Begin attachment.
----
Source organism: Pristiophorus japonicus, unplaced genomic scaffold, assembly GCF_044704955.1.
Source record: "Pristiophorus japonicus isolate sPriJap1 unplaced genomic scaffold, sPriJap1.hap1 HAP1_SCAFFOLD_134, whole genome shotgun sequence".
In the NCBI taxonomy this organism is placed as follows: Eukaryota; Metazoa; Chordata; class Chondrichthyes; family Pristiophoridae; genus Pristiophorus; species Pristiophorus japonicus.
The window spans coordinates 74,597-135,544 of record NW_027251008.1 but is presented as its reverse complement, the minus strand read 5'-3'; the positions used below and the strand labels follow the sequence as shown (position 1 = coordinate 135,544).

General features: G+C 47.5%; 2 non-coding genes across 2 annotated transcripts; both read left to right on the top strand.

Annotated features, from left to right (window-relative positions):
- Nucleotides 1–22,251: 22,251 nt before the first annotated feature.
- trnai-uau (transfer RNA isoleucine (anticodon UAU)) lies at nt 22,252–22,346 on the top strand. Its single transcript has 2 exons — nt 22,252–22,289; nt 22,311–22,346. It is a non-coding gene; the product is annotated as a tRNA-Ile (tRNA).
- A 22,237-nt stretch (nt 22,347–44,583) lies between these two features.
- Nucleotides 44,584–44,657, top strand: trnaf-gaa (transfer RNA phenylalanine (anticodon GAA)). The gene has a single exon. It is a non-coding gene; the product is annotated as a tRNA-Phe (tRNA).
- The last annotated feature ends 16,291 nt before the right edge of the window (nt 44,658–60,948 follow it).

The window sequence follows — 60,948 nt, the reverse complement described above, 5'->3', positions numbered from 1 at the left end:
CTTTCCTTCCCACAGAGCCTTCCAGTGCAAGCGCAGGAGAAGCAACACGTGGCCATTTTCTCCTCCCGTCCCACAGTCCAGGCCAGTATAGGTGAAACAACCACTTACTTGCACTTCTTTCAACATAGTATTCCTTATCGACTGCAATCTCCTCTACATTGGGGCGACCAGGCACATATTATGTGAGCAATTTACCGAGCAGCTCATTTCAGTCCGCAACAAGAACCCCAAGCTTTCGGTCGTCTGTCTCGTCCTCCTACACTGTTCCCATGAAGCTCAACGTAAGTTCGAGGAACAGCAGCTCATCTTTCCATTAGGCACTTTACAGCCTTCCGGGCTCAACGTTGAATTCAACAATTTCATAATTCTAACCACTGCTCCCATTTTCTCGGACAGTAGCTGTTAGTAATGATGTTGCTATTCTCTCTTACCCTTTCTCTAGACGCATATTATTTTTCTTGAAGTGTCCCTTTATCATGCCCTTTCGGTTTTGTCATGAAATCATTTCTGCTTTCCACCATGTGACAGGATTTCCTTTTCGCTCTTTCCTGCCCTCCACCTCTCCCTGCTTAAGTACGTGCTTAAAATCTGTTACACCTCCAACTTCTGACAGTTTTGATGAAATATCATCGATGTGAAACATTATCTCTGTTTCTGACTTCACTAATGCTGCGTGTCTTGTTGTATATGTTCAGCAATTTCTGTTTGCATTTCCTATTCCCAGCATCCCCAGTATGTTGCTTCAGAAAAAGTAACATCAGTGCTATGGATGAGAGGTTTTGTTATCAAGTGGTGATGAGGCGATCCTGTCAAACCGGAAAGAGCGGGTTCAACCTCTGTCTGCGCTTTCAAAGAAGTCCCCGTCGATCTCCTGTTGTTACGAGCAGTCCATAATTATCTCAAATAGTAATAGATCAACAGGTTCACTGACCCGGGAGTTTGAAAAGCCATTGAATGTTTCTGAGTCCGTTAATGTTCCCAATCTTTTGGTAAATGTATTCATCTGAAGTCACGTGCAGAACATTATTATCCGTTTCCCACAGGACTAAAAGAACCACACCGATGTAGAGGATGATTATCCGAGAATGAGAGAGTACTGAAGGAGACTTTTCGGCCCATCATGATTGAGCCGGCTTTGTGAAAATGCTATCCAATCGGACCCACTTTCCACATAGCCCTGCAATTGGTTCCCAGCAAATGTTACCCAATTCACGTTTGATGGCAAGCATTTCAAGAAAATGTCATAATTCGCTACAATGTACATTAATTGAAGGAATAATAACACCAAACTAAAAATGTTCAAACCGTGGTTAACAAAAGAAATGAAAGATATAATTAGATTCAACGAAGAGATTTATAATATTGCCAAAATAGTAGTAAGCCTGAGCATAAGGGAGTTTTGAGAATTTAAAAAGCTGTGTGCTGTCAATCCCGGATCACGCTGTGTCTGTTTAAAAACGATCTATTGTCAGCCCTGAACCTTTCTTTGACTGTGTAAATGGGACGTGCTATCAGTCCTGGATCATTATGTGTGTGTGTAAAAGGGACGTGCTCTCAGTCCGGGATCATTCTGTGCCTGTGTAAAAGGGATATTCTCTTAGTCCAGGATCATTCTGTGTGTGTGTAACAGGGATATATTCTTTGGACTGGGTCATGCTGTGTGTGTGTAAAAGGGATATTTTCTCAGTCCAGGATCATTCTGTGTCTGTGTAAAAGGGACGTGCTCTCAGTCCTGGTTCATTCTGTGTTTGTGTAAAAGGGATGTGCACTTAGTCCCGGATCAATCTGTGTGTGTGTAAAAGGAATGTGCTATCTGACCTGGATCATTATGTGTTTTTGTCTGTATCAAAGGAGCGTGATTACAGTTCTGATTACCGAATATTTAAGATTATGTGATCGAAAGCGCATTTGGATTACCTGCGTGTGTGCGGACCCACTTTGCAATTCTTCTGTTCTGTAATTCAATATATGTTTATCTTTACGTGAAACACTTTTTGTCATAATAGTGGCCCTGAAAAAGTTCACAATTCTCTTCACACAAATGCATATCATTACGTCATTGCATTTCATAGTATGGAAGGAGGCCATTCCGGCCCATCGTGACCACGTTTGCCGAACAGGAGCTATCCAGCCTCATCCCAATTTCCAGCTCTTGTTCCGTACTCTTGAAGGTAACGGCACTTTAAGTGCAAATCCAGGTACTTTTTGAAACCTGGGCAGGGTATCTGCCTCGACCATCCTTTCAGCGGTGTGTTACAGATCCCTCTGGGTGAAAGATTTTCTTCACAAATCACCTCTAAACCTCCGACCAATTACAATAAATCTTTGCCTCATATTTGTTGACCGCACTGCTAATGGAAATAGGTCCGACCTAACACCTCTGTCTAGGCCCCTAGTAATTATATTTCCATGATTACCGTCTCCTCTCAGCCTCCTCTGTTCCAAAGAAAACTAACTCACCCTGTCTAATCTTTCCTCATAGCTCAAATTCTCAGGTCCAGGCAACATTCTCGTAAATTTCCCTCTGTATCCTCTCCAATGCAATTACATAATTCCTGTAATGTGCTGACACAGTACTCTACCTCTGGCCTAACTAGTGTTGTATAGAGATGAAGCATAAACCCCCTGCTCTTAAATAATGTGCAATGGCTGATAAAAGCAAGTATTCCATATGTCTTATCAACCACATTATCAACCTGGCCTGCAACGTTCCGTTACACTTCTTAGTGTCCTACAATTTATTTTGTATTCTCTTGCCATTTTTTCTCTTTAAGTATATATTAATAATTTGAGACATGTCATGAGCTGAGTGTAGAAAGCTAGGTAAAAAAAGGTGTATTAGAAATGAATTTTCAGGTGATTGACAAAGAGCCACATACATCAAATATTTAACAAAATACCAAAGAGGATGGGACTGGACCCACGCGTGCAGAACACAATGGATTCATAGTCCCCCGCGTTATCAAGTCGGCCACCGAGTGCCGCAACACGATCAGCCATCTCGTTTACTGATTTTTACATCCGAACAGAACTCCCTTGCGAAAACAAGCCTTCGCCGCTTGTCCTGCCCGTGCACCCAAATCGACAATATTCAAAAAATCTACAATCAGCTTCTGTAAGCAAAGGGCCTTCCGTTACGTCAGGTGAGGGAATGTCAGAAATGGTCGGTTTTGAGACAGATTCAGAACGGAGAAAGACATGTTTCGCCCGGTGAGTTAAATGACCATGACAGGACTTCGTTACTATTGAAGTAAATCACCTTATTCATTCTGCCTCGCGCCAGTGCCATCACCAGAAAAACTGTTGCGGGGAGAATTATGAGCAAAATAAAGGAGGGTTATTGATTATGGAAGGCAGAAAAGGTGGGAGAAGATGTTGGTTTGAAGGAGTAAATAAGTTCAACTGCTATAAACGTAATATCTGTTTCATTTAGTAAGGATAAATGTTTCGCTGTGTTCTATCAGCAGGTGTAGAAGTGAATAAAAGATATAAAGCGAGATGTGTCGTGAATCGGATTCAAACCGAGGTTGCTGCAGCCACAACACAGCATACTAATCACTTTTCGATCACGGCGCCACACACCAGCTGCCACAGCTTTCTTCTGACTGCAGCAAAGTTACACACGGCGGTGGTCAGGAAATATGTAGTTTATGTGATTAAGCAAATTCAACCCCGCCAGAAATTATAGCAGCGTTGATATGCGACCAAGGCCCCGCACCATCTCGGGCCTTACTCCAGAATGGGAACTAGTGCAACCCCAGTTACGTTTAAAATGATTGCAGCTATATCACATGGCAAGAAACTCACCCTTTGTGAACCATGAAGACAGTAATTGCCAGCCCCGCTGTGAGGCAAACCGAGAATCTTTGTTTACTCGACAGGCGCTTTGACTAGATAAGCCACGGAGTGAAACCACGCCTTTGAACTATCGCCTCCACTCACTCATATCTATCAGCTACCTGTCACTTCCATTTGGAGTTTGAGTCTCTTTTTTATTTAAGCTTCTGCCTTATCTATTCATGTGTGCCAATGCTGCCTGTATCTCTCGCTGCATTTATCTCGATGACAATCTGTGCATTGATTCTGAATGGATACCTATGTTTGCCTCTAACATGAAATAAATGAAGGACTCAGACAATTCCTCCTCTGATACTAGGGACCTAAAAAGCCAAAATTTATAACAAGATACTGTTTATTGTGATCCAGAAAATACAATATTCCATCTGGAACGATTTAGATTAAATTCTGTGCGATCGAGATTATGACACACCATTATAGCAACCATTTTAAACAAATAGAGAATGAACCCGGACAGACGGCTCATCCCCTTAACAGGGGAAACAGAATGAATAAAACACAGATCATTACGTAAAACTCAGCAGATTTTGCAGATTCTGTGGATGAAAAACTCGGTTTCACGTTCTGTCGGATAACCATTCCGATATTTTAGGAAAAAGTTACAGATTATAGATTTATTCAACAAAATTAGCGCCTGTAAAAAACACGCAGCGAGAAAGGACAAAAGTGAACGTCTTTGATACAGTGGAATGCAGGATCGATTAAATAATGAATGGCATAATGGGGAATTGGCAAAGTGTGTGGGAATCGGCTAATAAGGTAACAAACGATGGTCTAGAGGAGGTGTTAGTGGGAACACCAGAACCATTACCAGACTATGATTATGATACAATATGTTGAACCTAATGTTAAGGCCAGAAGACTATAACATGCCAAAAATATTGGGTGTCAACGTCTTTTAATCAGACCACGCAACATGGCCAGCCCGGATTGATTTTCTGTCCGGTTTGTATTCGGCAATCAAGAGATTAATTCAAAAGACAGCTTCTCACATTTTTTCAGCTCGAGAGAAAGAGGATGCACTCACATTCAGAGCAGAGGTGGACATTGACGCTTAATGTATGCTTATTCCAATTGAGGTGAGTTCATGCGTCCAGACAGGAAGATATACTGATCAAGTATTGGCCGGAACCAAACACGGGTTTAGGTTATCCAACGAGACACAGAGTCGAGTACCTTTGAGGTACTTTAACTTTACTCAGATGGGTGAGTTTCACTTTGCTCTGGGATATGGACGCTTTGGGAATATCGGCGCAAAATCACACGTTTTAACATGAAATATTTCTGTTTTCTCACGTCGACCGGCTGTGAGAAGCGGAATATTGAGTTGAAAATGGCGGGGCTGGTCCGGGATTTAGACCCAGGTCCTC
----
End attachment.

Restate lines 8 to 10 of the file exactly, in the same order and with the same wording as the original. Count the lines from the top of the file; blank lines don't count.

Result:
- trnai-uau (transfer RNA isoleucine (anticodon UAU)) lies at nt 22,252–22,346 on the top strand. Its single transcript has 2 exons — nt 22,252–22,289; nt 22,311–22,346. It is a non-coding gene; the product is annotated as a tRNA-Ile (tRNA).
- A 22,237-nt stretch (nt 22,347–44,583) lies between these two features.
- Nucleotides 44,584–44,657, top strand: trnaf-gaa (transfer RNA phenylalanine (anticodon GAA)). The gene has a single exon. It is a non-coding gene; the product is annotated as a tRNA-Phe (tRNA).